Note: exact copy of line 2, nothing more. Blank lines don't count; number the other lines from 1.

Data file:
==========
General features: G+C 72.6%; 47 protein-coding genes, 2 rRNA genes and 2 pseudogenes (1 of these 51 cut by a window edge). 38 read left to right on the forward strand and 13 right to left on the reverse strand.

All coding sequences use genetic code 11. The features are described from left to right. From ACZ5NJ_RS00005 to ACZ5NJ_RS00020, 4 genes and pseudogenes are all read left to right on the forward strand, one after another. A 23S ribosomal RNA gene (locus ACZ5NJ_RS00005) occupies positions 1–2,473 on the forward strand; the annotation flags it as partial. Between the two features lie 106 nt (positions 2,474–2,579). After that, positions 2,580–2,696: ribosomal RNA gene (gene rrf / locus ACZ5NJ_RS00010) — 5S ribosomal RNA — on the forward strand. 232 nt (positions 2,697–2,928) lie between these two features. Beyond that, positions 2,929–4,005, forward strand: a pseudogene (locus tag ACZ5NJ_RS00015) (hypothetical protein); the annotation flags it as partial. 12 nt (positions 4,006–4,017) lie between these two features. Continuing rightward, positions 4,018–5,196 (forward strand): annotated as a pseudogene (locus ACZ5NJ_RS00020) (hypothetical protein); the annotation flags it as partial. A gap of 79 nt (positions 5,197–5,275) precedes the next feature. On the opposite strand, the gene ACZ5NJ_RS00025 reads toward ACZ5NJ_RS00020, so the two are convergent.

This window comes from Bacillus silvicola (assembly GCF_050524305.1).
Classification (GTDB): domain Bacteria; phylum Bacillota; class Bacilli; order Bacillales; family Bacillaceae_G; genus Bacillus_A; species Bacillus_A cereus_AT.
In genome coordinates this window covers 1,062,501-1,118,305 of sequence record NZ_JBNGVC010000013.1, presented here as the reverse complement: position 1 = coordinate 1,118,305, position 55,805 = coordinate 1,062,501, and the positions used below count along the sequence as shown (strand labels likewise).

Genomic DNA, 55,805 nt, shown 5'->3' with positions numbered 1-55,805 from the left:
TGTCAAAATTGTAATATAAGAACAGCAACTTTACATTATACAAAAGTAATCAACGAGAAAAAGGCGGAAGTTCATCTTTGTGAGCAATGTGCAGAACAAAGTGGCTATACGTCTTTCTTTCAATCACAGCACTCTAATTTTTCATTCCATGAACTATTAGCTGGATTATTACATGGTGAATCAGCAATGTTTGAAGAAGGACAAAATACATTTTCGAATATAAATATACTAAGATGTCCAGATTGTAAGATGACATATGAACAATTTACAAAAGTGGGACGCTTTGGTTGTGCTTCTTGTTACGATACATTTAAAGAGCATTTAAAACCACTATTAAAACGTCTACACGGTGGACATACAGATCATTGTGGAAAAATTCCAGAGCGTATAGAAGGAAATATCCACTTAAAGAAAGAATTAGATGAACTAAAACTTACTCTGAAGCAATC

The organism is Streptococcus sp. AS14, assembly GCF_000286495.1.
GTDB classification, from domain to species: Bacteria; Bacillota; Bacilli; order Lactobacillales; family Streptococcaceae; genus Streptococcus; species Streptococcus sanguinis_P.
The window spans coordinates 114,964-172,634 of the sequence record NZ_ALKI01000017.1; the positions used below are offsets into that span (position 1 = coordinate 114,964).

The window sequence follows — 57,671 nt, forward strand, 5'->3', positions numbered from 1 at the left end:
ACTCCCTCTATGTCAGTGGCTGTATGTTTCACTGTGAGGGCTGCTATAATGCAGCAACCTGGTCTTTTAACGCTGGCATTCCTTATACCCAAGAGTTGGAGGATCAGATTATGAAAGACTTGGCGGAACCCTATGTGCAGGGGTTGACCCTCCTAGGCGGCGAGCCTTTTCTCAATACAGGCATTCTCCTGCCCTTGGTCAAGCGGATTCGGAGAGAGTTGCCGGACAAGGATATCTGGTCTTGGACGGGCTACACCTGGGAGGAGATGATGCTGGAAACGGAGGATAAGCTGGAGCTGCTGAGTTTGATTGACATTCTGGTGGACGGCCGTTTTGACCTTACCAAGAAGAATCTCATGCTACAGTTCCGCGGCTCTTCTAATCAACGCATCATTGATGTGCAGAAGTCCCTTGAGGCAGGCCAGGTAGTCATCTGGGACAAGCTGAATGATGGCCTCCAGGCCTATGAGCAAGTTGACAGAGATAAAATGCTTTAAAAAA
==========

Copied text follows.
All coding sequences use genetic code 11. The features are described from left to right. From ACZ5NJ_RS00005 to ACZ5NJ_RS00020, 4 genes and pseudogenes are all read left to right on the forward strand, one after another. A 23S ribosomal RNA gene (locus ACZ5NJ_RS00005) occupies positions 1–2,473 on the forward strand; the annotation flags it as partial. Between the two features lie 106 nt (positions 2,474–2,579). After that, positions 2,580–2,696: ribosomal RNA gene (gene rrf / locus ACZ5NJ_RS00010) — 5S ribosomal RNA — on the forward strand. 232 nt (positions 2,697–2,928) lie between these two features. Beyond that, positions 2,929–4,005, forward strand: a pseudogene (locus tag ACZ5NJ_RS00015) (hypothetical protein); the annotation flags it as partial. 12 nt (positions 4,006–4,017) lie between these two features. Continuing rightward, positions 4,018–5,196 (forward strand): annotated as a pseudogene (locus ACZ5NJ_RS00020) (hypothetical protein); the annotation flags it as partial. A gap of 79 nt (positions 5,197–5,275) precedes the next feature. On the opposite strand, the gene ACZ5NJ_RS00025 reads toward ACZ5NJ_RS00020, so the two are convergent.